Given the cost and complexity associated with implementing an end to end lease management system, leasing companies are reluctant to pull the plug on old legacy systems even if an upgrade to newer technology is long overdue. This is an even bigger challenge for those companies with highly customized legacy applications, naturally making them gun-shy about interrupting day-to-day operations to put new systems in place and retool key business processes. To the extent that the legacy applications are truly getting the job done, there is probably not much of a business case to be made for replacement. But at what point are legacy applications no longer suitable for the business? One key barometer is the amount of work being done within the legacy applications, in comparison to the amount of work being done outside the system.
Often times, the existing legacy system never had certain functionality or was limiting in what the business required. Or the business model and its requirements might have changed over time necessitating adjustments to how the leasing system was used in a given business process. An unfriendly interface that is too time-consuming to utilize might have required other forms of workaround, especially if the “front end” and “back end” are stand alone systems and are not seamlessly integrated.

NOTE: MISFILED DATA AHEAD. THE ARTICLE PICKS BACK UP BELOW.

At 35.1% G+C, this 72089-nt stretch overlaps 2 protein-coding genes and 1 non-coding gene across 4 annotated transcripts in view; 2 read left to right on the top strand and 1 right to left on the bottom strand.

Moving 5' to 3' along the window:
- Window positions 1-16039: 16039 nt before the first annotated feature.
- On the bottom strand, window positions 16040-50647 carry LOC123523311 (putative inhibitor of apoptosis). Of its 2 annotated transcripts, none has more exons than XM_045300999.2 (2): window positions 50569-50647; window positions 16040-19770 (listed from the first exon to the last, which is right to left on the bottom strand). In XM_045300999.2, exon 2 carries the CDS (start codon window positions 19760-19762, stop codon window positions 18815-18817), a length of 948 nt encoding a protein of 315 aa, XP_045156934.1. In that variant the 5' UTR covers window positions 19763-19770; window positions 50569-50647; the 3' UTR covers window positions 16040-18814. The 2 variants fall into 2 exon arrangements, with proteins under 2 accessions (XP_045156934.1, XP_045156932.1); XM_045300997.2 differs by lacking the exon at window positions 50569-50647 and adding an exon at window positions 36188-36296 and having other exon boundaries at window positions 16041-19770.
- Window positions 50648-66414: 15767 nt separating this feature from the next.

In any case, for many leasing companies with older legacy systems, devising workarounds, or how to do something outside the system, is a normal part of everyday business. In fact, some of the most valuable resources in the company are those people expert at designing workarounds. These enterprising individuals – when unable to perform a process or obtain needed data from existing systems – compensate by creating idiosyncratic solutions to overcome the obstacles placed in front of them. Every time we undertake a new conversion we find many interesting workarounds requiring automation.
In one recent example, due to the inability of their existing lease management system to track amortization of non-recourse notes associated with the lease transactions, users were forced to track the amortization of each non-recourse loan in an excel spreadsheet. Obviously this meant that they were managing this process outside of their core system. Users, therefore, had to manually book journal entries every month to reflect the proper interest accrual and expense in the general ledger. Additionally, from a servicing standpoint, invoices sent to the customer were required to have different “remit to” details for the portion of the lease payment due to the lessor and the respective non-recourse debt holder. Since the system could not automatically generate an invoice with two remittance addresses, the users had to manually create invoices every month, for every one of these transactions.